Every duck that comes to your hand arrives there with a story.
It’s usually up to your imagination to guess where it’s traveled and where it left its egg shell behind. But determining its origins and travels – the real story – is critically important to Delta Waterfowl’s mission to produce more ducks for you and the rest of North America’s duck hunters.
There are many ways Delta attempts to study just where your ducks come from. A primary method, with the longest history, is careful, scientific analysis of the U.S. Fish and Wildlife Service’s band return data through the decades North American waterfowl banding programs have been active.
The following maps show historic band recoveries by hunters for birds that were banded as “HY” (hatch year) or “Local” (flightless duckling) in the Prairie Pothole Region in the months of June, July or August. These filters provide the most accurate assurance that the duck was, indeed, a product of the PPR.
In each species map, the area recognized as the prairie pothole region is shaded in dark blue. Each reported hunter recovery of a band outside the PPR is represented by a pink dot. As the recovery dots overlap, the color becomes a brighter and brighter red. Remember, these represent band recoveries exclusively from birds tagged as juveniles in the PPR, virtually guaranteeing that’s where these birds where hatched. Each inset map depicts the core breeding ranges for the individual species.
Considered as a whole, these maps are strong evidence that the PPR is the greatest single source of ducks for waterfowl hunting hotspots in every North American flyway. That means chances are high that the Prairie Pothole Region is where your ducks come from – and that’s the reason Delta Waterfowl focuses so much of its resources there. It guarantees the most ducks for the bucks and time spent.
Mallards are the most populous and popular ducks in North America. More mallards are banded than any other species, and more mallards are harvested annually by more than 2-to-1 than any other species. This map is evidence that the PPR delivers mallards to all of the duck hunting hotspots on the continent.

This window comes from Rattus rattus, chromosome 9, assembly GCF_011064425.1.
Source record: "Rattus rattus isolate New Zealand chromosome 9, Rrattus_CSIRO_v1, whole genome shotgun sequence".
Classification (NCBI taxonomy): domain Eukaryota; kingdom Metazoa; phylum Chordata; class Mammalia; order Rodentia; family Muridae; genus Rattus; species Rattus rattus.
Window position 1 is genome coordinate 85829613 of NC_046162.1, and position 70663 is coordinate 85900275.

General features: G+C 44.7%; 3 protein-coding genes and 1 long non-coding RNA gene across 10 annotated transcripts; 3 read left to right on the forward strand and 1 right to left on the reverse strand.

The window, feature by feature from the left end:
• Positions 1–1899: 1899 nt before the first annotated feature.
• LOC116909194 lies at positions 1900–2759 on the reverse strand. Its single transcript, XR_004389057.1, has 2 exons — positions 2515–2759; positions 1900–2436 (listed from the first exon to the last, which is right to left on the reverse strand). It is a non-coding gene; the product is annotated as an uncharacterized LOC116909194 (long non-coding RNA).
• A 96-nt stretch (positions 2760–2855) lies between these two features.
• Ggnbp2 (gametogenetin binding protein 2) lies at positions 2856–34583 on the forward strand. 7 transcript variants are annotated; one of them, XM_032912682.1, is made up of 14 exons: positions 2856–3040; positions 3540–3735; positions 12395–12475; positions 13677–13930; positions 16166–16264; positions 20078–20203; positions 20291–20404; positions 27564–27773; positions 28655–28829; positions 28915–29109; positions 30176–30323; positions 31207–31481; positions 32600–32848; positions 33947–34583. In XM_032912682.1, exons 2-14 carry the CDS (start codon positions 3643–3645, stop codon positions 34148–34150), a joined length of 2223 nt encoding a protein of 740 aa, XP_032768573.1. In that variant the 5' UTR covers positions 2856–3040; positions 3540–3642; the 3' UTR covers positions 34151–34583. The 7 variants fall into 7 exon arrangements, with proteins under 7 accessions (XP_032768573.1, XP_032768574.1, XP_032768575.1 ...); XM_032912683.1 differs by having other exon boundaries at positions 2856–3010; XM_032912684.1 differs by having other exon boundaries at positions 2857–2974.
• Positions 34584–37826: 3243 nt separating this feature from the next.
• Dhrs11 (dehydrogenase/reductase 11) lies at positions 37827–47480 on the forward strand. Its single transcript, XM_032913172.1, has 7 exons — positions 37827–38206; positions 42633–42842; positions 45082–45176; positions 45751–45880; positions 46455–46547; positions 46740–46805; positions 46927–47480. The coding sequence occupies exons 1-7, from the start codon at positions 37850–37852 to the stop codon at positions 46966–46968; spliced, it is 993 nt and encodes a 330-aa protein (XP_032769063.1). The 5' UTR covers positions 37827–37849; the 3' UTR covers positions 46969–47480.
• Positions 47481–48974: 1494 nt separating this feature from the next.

Pintails are revered in every flyway. Their preferred breeding grounds are in the PPR if the conditions are right. Though there are also core pintail breeding areas in Alaska and the Canadian Arctic, the map is evidence that PPR pintails are frequently harvested in the Pacific flyway, especially in central California.
Canvasbacks are notorious for their inflexibility in where they nest. The vast majority of canvasbacks are produced in the portion of the PPR known as the parklands. Band recoveries over generations are evidence these are the same birds that created the legendary canvasback culture in the Atlantic Flyway.
Band recoveries of blue-winged teal tagged as juveniles in the PPR reveal these ducks are big-time travelers to every southward compass point. Bluewings produced and banded in the prairie potholes are regularly reported as far away in the Mississippi and Atlantic flyways as southern Mexico and the islands of the Caribbean.
Incidence of hunter band recoveries of greenwings hatched in the PPR is strong evidence of their importance to hunters in the southern stretches of the Mississippi, Central and even Pacific Flyways. Areas like the Great Salt Lake watershed in Utah host enormous flocks of GWT in the winter offering spectacular shooting.
The PPR delivers gray ducks to keep hunters happy, particularly throughout the Mississippi Flyway and bleeding into the Central Flyway. Historic gadwall band recoveries by duck hunters are especially prevalent in Arkansas, Louisiana and Texas. Even parts of Oklahoma rank high for gaddies.
Scaup are a bit unusual in that their core breeding range includes both the Prairie Pothole Region and the boreal forests all the way to the arctic shores to the north. Bluebills produced in the PPR contribute to the bags of hunters most everywhere these divers are pursued.
Redheads are highly adaptive ducks and seem to be expanding their core breeding range and production success within the PPR. More ducks means more opportunity and success for more hunters. Their map shows redhead bands are recovered frequently by hunters across all of the United States, southern Canada and into Mexico.
Shovelers produced in the PPR seem to show a preference for heading for the coasts. That’s to the benefit of hunters on the Texas and Louisiana gulf coasts and Pacific Flyway waterfowlers in California. Arkansas shows strong spoonbill band recoveries, too. What do all those areas have in common? A long history of rice growing!
Band recoveries of wigeon produced in the PPR also exemplify wide dispersal across all flyways. Like mallards and redheads, in particular, they represent just how important duck production in the prairie potholes are to hunters in all four flyways in the lower 48 United States.